The issue of Mexican Gray Wolves inhabiting areas of active cattle management has been one area of concern throughout history, bipartisan legislation recently introduced seeks to provide a remedy to the situation. For the first time, legislation might finally compensate ranchers for livestock losses at 100 percent of market value.

The remedy comes in the form of H.R.2695, the Wolf and Livestock Fairness (WOLF) Act introduced by Representatives Greg Stanton (D) and David Schweikert (R) of Arizona, Gabe Vasquez (D) of New Mexico, and August Pfluger(R) of Texas. The Act aims to provide full reimbursement to ranchers for livestock harmed by endangered Mexican Gray Wolves, a species that has caused conflicts with livestock in the Southwestern United States.

The Endangered Species Act (ESA) categorized the Mexican Gray Wolf as a nonessential experimental population. The wolves were originally reintroduced into the Blue Range Wolf Recovery Area, a 4.4-million-acre area within the Apache and Gila National Forests in Arizona and New Mexico. This designation allows for greater management flexibility to address wolf conflict situations such as livestock depredations and nuisance behavior.

When the program began in 1998, there were only eleven Mexican Gray Wolves in the wild; the population has since dramatically grown. The end-of-year census for 2020 was a minimum of 186 Mexican wolves in the wild (72 in Arizona and 114 in New Mexico). This was a 14 percent increase in the population from the 2019 end-of-year census. At the end of 2019, a minimum of 163 wolves were documented, which was a 24 percent increase from 2018. The most recent update from this year indicates that the population has increased to 241 wolves, which is double the population from five years ago. The reintroduction of this species on private and public lands, coupled with the sizeable growth of the population, has presented a financial burden on Arizona’s livestock producers.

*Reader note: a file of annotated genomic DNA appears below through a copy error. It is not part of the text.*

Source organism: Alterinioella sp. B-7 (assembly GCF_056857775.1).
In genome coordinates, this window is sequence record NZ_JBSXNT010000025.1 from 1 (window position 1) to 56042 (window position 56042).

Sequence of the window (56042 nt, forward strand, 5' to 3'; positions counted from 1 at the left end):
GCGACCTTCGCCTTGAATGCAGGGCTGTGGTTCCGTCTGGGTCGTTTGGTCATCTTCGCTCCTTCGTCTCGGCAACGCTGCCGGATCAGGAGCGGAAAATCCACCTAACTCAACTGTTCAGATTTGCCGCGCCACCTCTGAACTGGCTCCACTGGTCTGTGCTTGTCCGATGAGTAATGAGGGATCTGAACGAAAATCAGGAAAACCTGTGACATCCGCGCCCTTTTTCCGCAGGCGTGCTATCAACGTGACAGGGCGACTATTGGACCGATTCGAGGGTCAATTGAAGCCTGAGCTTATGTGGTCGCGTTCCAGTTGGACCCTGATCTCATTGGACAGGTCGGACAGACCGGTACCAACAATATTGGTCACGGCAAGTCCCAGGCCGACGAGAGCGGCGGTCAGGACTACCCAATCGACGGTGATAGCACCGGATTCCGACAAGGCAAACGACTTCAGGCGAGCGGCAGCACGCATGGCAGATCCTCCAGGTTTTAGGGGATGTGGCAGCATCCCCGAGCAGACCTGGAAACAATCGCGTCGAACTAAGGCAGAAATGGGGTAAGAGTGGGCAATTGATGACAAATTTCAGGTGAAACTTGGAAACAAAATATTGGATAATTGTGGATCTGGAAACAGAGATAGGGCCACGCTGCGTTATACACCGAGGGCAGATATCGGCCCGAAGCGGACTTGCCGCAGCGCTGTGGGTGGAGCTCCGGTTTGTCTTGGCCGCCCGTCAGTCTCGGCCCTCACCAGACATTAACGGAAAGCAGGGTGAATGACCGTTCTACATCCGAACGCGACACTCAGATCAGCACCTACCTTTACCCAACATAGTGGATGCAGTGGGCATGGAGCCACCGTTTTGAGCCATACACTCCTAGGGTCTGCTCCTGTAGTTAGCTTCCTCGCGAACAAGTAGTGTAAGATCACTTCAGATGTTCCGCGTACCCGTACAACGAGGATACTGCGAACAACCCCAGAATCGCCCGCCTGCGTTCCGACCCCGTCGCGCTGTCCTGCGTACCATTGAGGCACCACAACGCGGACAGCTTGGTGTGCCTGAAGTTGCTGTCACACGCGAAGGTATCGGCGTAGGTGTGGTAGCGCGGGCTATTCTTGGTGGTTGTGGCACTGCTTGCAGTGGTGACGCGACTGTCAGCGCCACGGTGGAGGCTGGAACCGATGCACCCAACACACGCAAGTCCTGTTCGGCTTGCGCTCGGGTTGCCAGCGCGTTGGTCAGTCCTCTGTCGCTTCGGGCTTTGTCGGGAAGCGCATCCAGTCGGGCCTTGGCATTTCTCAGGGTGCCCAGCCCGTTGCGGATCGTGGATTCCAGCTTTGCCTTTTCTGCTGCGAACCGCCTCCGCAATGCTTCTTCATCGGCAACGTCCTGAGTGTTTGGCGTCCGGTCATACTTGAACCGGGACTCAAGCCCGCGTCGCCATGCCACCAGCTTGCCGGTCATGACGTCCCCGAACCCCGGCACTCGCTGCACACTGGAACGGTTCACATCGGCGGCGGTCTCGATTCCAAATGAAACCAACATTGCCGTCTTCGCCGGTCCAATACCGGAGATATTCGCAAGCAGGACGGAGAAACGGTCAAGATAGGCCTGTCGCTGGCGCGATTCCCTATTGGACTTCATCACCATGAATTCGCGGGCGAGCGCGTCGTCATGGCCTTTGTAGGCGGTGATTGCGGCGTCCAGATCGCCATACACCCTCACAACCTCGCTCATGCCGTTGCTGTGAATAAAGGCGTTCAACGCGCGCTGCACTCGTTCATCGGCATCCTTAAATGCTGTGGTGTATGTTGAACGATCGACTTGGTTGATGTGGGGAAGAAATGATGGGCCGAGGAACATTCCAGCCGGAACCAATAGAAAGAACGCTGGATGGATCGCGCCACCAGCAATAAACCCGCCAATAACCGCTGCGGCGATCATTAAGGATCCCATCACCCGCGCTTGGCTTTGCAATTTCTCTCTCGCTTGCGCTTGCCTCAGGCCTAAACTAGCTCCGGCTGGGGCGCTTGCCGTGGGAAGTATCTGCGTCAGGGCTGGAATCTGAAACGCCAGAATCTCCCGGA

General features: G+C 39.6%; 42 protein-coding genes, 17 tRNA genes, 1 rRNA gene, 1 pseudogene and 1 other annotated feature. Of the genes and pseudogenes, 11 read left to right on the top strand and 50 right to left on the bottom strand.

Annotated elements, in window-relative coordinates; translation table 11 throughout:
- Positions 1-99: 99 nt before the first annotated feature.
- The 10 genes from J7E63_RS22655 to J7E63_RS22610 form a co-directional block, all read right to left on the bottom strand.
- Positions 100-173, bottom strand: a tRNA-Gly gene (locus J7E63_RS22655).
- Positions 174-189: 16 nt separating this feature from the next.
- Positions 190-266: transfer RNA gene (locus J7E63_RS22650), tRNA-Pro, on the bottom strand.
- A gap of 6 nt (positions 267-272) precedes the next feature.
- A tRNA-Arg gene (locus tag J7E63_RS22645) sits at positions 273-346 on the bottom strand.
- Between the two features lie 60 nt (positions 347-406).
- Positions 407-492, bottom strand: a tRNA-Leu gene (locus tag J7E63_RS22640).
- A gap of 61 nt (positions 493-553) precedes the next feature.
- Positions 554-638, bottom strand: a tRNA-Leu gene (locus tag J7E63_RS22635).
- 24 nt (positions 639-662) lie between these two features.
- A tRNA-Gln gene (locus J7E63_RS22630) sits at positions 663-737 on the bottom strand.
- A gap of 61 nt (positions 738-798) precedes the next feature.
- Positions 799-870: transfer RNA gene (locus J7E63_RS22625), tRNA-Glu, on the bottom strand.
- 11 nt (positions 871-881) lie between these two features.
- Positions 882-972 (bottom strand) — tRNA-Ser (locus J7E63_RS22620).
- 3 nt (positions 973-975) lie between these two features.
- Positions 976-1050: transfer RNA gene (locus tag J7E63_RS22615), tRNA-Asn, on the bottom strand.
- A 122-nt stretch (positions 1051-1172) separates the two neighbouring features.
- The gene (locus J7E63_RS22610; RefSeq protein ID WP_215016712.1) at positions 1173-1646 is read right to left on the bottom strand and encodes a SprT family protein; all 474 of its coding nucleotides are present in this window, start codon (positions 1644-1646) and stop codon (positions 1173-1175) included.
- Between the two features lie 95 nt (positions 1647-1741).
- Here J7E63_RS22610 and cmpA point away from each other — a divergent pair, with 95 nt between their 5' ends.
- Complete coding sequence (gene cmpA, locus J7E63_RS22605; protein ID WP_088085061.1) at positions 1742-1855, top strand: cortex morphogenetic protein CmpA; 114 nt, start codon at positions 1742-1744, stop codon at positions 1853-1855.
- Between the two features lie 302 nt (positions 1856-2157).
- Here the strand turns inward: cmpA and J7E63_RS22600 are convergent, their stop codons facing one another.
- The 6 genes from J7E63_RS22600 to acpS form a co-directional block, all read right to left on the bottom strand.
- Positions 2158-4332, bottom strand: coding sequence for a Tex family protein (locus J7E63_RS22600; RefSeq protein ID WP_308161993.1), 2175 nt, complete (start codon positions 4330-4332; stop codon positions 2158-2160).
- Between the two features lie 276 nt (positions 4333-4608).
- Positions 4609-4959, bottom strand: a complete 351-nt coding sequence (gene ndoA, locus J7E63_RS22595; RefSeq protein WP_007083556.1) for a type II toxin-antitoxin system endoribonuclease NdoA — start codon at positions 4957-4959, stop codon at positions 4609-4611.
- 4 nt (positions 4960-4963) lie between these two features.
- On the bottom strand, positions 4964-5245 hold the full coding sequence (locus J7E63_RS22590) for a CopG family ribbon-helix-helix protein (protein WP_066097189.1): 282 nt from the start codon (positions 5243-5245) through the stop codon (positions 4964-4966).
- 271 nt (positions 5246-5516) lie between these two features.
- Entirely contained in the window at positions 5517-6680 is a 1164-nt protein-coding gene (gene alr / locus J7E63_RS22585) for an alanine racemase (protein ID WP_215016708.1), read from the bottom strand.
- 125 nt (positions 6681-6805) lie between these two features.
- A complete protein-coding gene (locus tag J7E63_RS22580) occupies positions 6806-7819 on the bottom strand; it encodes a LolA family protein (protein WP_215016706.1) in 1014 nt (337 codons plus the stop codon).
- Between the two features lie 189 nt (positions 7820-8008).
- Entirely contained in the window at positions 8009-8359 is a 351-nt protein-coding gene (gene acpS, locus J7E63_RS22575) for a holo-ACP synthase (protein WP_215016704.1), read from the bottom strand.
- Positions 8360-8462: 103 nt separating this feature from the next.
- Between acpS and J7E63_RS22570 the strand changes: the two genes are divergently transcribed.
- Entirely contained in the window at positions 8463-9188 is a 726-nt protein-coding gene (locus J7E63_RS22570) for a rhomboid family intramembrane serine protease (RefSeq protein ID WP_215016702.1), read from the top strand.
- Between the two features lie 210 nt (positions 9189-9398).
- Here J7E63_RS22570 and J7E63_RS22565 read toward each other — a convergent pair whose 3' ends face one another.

The current predator support programs in place reimburse ranchers and producers at only 75 percent of the market value of affected livestock, which results in inadequate reimbursement for the cost of raising livestock in areas where wolves are present, and it lacks sustainable, long-term incentives for livestock producers to tolerate wolf presence and activity in their shared landscapes.

The WOLF Act, however, proposes to reimburse ranchers and producers at 100 percent of market value for livestock harmed by Mexican Gray Wolves. Additionally, it establishes an emergency relief program to support livestock producers whose herds have been adversely affected by these wolves. The Arizona Farm Bureau sees this as a positive step towards addressing the losses suffered by ranching families within the Mexican wolf experimental range.

Arizona Farm Bureau President Stefanie Smallhouse, expressed support for the WOLF Act, stating "The ranching families living within the Mexican wolf experimental range are suffering severe losses as the population of the Mexican wolf steadily increases and applies more pressure to those cattle operations. For two decades these families have been going above and beyond to protect their animals from predation while managing the watershed and incurring escalating costs. It's just simply not fair for these families to bear the entire burden for the Mexican wolf program.” She continued, “Not only does this bill support a sustainable future for Arizona ranchers, but it will have a positive impact on the program itself and the local communities."

The Arizona Farm Bureau supports the WOLF Act introduced by Representatives Stanton, Schweikert, Vasquez, and Pfluger, as it aims to provide full reimbursement to ranchers for livestock harmed by Mexican Gray Wolves at 100 percent of market value. We believe that this bill will not only support the livelihoods of hardworking ranchers but also contribute to the recovery of endangered wildlife. The current predator support programs are inadequate, and the WOLF Act is viewed as a positive step toward addressing the challenges faced by ranchers from Mexican Gray Wolves in Arizona